GRATITUDE FOR THE PLANTS

The more I work with the plants, the more I become eternally grateful for what they give to us. They have an uncanny knack of being in exactly the right place and the right time when you need them. It’s hardly surprising that the Cherokee’s have this Creation belief:

“Each tree, shrub and herb, down even to the grasses, agreed to furnish a remedy for some one of the diseases named, and each said: “I shall appear to help man when he calls upon me in his need”.”

This could not be more true. As I get older, and hopefully a little wiser, I am learning to trust the plants implicitly. The depth of healing they can bring to a patient is often phenomenal and I am often full of awe. As I am becoming, in Stephen Buhner’s words “vegetalista” they appear, as if summoned on a whisper or a prayer in our lives, quietly but insistently making themselves obvious in subtle yet insistent silence.

It’s hard to explain this, certainly scientifically, without sounding bonkers. I spend a huge amount of time reading and researching, and yet I find that it is meditation that provides the clarity. When the plants present themselves they sometimes surprise me. I’ll say “Oh, it’s you!” and on reflection “Oh of course!!” as I realise the why.

Recently the forgotten herbs have started to make their presence felt. Humble weeds and meadow plants whose use has been lost to the passage of time. With climate change and overcrowding diseases are changing. My research area is Lyme disease. The tick bourne bacteria Borrelia, Bartonella, Babesia, Rickettsia, Erlichia, the viruses and molds. As the number of people infected becomes clearer, now that there is more ‘official’ recognition (a NICE pathway and 11 WHO medical categories for it), the plants appear too. A new John Hopkins lab study demonstrates the bactericidal power in vitro of Cryptolepis, black walnut, Japanese knotweed and co., herbs that Stephen Buhner and Julie McIntyre have been working with in over a decade of pioneering work with Lyme. The experience and trust coming before the laboratory proof provides vindication.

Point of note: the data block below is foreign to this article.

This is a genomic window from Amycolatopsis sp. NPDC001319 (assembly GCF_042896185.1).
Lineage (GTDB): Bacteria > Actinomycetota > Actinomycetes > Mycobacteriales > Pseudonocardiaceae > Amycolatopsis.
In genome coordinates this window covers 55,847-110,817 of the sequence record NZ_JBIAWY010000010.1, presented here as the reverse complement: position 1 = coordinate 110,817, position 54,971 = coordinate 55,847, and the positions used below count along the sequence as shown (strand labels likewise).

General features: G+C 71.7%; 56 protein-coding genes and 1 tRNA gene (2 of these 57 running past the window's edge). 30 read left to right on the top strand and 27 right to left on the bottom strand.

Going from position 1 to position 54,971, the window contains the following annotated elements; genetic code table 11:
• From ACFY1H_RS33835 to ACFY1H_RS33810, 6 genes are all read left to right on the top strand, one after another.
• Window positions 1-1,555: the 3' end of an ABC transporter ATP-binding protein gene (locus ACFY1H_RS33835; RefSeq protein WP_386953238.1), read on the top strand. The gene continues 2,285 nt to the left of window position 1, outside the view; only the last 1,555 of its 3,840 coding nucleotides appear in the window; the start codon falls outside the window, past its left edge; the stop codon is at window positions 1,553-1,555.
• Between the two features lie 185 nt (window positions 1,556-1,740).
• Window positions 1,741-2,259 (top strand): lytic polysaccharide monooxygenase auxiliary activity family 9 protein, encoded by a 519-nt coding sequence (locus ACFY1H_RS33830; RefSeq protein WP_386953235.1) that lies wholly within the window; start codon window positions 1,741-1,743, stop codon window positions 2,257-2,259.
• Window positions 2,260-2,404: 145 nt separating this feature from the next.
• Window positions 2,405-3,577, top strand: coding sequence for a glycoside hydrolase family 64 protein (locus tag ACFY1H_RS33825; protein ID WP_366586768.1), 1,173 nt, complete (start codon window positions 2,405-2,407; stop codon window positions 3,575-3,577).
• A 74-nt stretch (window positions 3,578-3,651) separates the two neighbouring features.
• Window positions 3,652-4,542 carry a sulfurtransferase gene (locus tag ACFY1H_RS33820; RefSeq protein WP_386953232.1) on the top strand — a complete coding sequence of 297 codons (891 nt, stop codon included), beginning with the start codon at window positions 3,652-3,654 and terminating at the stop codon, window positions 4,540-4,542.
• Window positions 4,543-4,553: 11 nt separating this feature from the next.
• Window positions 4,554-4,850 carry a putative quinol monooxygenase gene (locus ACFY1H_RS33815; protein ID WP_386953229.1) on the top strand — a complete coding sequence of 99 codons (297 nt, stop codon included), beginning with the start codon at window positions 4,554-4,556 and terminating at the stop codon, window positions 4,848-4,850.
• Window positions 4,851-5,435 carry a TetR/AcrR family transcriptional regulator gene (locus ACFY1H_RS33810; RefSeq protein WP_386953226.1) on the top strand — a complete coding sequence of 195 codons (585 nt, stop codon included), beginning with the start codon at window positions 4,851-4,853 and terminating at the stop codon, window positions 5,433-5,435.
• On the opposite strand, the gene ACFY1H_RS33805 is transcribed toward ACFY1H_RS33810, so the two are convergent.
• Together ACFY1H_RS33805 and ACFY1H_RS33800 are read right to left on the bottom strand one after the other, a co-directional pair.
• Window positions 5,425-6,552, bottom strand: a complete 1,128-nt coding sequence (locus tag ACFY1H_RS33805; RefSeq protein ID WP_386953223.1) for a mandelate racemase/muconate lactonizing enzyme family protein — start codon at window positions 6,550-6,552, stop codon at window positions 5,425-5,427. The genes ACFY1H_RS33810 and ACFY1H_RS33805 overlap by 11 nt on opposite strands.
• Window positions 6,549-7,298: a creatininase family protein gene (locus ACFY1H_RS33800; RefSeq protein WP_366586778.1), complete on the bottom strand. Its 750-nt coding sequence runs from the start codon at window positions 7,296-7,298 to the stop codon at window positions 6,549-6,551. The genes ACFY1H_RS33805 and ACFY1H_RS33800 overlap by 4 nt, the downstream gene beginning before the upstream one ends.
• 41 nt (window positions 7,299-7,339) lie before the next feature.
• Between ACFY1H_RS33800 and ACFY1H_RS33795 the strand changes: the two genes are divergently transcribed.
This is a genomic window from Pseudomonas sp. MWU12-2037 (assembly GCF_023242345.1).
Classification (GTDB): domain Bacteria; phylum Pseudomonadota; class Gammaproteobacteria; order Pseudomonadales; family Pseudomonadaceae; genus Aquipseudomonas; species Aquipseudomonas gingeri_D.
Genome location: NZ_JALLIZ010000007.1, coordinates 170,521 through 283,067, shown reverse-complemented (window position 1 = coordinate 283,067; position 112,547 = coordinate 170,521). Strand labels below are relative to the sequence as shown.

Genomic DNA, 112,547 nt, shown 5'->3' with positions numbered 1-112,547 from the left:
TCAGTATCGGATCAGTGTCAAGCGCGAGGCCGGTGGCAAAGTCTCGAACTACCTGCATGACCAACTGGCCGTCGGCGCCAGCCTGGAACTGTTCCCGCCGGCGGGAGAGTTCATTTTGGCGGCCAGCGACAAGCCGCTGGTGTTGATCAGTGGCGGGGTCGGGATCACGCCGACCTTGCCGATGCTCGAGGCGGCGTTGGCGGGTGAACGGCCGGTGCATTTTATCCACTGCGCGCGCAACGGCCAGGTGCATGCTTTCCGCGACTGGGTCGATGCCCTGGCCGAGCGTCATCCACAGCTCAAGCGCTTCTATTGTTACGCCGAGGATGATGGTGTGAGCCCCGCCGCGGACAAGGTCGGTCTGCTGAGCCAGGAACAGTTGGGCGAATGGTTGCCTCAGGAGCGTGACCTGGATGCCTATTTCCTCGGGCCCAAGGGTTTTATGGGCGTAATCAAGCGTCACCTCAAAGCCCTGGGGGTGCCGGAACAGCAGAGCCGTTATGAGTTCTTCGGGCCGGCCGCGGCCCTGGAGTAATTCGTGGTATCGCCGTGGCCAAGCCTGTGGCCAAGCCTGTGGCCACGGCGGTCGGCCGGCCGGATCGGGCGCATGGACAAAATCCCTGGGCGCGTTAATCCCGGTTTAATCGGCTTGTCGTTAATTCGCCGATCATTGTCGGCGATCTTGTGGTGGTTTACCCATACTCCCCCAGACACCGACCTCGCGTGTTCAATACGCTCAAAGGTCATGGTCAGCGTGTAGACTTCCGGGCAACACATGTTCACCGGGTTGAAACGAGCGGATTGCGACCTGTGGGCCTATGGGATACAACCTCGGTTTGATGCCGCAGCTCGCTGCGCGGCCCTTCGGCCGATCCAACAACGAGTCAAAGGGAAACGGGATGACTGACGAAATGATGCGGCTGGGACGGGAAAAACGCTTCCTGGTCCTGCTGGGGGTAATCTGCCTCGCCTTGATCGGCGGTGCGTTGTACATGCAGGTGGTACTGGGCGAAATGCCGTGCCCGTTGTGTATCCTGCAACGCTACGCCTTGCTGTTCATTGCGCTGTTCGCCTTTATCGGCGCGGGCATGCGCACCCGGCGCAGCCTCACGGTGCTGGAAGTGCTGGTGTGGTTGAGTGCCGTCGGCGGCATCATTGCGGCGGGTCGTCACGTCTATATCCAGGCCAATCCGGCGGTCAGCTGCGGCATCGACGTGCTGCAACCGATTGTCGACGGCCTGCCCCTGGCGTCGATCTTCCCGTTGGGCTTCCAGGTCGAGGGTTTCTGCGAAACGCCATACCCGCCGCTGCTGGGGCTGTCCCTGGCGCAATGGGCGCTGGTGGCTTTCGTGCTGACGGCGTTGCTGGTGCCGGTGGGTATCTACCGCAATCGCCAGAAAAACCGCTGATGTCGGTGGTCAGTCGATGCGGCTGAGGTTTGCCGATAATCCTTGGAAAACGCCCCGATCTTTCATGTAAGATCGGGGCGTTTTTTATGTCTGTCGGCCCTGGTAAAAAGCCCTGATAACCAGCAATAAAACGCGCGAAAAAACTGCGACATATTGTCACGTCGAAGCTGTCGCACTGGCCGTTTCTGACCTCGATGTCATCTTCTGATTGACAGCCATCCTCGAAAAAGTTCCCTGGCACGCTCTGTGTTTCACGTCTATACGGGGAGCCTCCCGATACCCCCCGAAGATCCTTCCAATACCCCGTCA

So Marsh Woundwort who found me four years ago is, I find, the closest thing I’ve known to an ‘anti-anaphylactic’ herb, quick acting and powerful in allergies and flares. In cases of Lyme and lupus flares and in chronic gut reactions I have watched her calm skin, gut, kidneys and tissues.

Now Mouse-Ear Hawkweed is calling. Before WWII he was a specific for brucellosis. A disease that mainly cattle had, that could be transmitted to humans, caused by the Brucella bacteria. Well it turns out now that Brucella and Bartonella are siblings on the tree of life. Well who’d have thought?

In Scotland, Japanese knotweed is an invasive species with a ‘bad boy’ reputation. A lot of resource goes into spraying poisons to kill it. Yet if people would take the time to dig it and dry it, I would buy every single rhizome. It is a herb par excellence for Lyme, killing Borrelia and alleviating the crippling joint pain that goes with it.

This morning, as I write, the sun is gently coming up on a new day. The meadow outside my window is in full bloom with hogweed, loosestrife, dock, nettle – a jumble of plants each one with a gift. As the countryside around me is slowly concreted over in the name of development, I watch their habitat disappear. And yet it is the weeds, determined to keep popping up – whatever obstacles we humans unthinkingly place in their path – that offer us healing now. And I am humbly grateful for their presence in our lives.

I recently read one of Stephen Harris Buhner’s essays and would like to include this quote that resonated:

“Plants are also highly responsive to the needs of their community. As I go into in depth in my book The Lost Language of Plants they sense when any member of their ecosystem is ill and begin producing the needed compounds. If other plants are ill, they send those compounds through mycelial networks to reach the plants who need them. If it is any of the multitude of animals in the region, they send out chemical cues through their stomata, letting those animals (who are far more attuned to their body wisdom than we are) know the location of the medicines they need.”

The full essay can be read at https://www.stephenharrodbuhner.com/articles/

I recently read one of Stephen Harris Buhner’s essays and would like to include this quote that resonated:

“Plants are also highly responsive to the needs of their community. As I go into in depth in my book The Lost Language of Plants they sense when any member of their ecosystem is ill and begin producing the needed compounds. If other plants are ill, they send those compounds through mycelial networks to reach the plants who need them. If it is any of the multitude of animals in the region, they send out chemical cues through their stomata, letting those animals (who are far more attuned to their body wisdom than we are) know the location of the medicines they need.”

The full essay can be read at https://www.stephenharrodbuhner.com/articles/

Leave a Reply

Your email address will not be published.

This site uses Akismet to reduce spam. Learn how your comment data is processed.